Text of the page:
While everyone is analyzing Brett Favre the human being, it may be appropriate to start talking about Brett Favre, the player. In the present tense.
From the second Favre agreed to play for the Jets as long as GM Mike Tannenbaum would stop kissing his feet, it’s been a storm of hype and talk with absolutely nothing to show for it.
Take Sunday’s game against Oakland, for example. Randy Cross was the color commentator, and he could not stop complimenting Favre.
It was actually reaching the point where I was worried about him. On the first play of the Jets' last drive in regulation, Favre held on to the ball forever, finally stepping to his right and slinging it across his body, where an interception was dropped.
Yet, Randy Cross did not talk about the decision that nearly cost his team the game. What he said was, “Wow! It is amazing that he can still put that much velocity on that throw.”
Huh? I’m glad you’re so impressed with velocity Randy, I’m sure that’s exactly what Coach Mangini was thinking after that play, too.
Through all the double clutches and errant throws, Cross depicted Favre’s performance as remarkable. In reality, his play was mediocre against the most dysfunctional team in the NFL.
At the end of the drive Dick Enberg said that the “drive” Favre orchestrated was typical Brett Favre magic. That one made my jaw drop.
I thought Brett Favre magic was No. 4 repeatedly firing a bullet into double coverage in a perfect spot. Not three dropped interceptions and missed tackles. When Feely made the 52-yard field goal Favre held his hands on his head like he had just won the Super Bowl. What was he doing?
But the Raiders' game wasn’t a break from the pattern. Favre has been very average this year. His stats have been inflated by a game against a totally inept defense in Arizona, and a second half where the Jets were in such a deep hole that the Chargers relented and let him pad his numbers.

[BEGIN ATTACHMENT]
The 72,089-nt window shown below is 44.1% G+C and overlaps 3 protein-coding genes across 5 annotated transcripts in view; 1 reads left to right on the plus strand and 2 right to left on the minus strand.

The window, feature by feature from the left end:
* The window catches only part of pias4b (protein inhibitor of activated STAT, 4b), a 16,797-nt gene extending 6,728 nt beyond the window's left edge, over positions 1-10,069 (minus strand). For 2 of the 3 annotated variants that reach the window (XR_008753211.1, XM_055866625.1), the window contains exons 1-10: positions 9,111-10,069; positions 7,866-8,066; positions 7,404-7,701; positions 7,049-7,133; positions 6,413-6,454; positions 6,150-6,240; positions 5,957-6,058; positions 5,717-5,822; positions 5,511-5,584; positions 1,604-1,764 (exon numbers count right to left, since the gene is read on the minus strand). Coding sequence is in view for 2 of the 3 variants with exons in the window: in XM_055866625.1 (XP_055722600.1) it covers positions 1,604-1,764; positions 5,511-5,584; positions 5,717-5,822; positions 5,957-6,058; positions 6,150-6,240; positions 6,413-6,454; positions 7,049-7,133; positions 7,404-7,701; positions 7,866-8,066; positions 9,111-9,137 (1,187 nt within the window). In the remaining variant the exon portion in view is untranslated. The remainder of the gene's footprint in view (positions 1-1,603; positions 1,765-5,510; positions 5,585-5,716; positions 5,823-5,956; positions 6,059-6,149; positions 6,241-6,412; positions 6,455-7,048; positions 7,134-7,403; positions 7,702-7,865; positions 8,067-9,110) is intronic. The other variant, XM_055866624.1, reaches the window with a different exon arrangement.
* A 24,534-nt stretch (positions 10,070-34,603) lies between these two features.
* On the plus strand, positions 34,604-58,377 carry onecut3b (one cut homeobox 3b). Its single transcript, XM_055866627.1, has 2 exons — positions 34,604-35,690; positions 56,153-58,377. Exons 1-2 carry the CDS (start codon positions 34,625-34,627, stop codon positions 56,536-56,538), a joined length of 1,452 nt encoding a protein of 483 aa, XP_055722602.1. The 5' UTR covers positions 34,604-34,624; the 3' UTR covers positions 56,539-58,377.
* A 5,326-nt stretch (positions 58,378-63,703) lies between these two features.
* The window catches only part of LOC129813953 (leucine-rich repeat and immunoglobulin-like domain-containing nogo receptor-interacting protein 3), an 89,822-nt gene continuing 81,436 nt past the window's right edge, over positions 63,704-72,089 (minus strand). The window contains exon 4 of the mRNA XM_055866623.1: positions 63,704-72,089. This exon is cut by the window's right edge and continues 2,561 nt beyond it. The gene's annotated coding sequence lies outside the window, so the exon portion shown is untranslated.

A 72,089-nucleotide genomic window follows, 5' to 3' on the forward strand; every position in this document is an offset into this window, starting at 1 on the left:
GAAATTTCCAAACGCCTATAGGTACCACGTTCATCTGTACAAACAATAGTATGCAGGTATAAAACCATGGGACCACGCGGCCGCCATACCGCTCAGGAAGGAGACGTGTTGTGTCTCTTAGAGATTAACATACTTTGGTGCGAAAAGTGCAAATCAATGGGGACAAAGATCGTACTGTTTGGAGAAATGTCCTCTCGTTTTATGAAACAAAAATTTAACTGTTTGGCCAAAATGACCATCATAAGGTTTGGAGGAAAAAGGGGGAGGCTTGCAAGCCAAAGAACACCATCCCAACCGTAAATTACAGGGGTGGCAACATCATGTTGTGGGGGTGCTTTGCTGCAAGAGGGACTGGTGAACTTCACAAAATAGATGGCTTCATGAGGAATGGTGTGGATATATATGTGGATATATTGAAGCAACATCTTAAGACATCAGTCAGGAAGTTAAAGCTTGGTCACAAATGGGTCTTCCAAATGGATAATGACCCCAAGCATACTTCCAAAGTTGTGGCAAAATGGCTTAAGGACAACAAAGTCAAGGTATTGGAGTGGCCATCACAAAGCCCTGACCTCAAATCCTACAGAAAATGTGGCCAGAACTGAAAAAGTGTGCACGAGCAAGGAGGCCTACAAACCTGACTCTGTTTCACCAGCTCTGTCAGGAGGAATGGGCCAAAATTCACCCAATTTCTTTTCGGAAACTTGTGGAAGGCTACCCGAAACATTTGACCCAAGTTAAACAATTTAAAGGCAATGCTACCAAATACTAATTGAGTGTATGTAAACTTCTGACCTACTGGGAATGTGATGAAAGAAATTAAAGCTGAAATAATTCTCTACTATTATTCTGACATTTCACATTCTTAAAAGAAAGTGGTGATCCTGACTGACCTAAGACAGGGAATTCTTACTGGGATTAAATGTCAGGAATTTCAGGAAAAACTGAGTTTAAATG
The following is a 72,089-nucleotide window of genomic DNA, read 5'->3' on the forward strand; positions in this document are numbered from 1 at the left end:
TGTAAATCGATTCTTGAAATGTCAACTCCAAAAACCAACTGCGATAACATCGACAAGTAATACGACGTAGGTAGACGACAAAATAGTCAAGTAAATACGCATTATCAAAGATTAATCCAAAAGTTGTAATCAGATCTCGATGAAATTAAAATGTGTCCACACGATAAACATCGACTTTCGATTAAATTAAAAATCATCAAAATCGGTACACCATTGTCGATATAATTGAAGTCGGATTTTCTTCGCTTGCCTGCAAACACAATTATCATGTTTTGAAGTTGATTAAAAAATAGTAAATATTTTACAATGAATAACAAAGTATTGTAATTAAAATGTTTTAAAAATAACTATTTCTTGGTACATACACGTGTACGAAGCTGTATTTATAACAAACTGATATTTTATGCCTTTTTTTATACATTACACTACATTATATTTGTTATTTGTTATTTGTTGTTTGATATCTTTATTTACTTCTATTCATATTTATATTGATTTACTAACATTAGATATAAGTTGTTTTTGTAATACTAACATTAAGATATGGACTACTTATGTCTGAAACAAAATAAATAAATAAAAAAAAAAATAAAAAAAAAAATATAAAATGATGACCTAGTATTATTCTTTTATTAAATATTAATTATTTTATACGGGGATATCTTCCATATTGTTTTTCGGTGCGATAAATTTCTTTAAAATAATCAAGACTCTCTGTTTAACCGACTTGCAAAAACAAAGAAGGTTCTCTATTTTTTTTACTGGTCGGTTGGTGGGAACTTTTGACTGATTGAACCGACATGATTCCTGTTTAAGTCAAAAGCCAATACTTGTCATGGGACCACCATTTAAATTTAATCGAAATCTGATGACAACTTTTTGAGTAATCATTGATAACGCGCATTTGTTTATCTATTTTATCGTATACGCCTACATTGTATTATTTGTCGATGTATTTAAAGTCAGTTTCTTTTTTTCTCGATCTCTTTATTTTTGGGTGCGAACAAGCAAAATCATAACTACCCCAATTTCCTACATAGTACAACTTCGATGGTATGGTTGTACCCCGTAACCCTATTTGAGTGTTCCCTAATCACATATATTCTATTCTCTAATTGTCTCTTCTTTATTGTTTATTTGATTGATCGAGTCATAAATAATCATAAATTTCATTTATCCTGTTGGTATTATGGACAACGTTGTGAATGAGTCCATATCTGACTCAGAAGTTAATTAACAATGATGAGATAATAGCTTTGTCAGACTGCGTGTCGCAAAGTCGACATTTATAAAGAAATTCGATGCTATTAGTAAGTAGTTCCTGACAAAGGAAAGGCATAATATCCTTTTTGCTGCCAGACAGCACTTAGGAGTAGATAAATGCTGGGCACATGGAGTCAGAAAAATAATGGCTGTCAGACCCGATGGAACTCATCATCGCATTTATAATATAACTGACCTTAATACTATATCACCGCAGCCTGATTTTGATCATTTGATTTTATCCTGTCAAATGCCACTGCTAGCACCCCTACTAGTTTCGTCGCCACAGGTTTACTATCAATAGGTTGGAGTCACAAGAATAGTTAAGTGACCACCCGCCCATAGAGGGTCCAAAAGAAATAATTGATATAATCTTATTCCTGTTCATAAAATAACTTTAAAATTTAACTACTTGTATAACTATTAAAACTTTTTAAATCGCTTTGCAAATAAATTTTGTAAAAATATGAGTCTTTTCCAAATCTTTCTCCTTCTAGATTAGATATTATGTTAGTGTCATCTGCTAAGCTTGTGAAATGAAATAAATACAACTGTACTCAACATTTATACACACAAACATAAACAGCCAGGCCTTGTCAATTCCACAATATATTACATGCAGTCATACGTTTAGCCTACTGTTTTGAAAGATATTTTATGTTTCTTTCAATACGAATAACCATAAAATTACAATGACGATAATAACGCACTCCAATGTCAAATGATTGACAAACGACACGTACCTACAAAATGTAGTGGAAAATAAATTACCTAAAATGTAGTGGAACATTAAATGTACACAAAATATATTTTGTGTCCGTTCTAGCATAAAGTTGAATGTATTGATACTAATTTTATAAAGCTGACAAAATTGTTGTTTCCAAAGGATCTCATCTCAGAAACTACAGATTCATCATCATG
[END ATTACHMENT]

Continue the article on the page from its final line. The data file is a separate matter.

Other than those sequences, what has he done? He moved the ball effectively against Cincinnati, but he threw a couple of interceptions that kept the Bengals in the game.
Doesn’t that sound a lot like what Chad Pennington did for the Jets? You know, 12-play drives where Chad calmly moved the Jets down the field? Except it never culminated in an interception. One thing that could always be counted on from Chad is when he moved the Jets down the field, he didn’t make a dumb mistake that took at least three points off the board.
The promise to the Jets fans that the offense would open up and be more explosive has not been realized. It’s the same exact offense, except with a four in the place of the 10 that Pennington wore. I’d even go as far as saying if Chad were here, the Jets would be at least 4-2.
The games against teams like the Raiders were ones Chad never lost. Last year may have been the only exception, but his play should have been excused by the fact his offensive line consisted of five human traffic cones.
Yesterday, Pennington would have methodically moved the ball down the field, not throwing errant passes in the red zone, and ultimately leading the Jets to victory. He has a team with substantially less talent, and is playing at the same level he did in New York. Solid.
The Jets arguably have the weakest schedule in the league, and his team is 3-3. Now the Jets are going to have to buckle up for the controversy train, steaming right towards the Meadowlands.
Favre’s unwise choice to help the Lions won’t only tarnish his legacy—which I’m sure is the only thing he cares about—but also his team.
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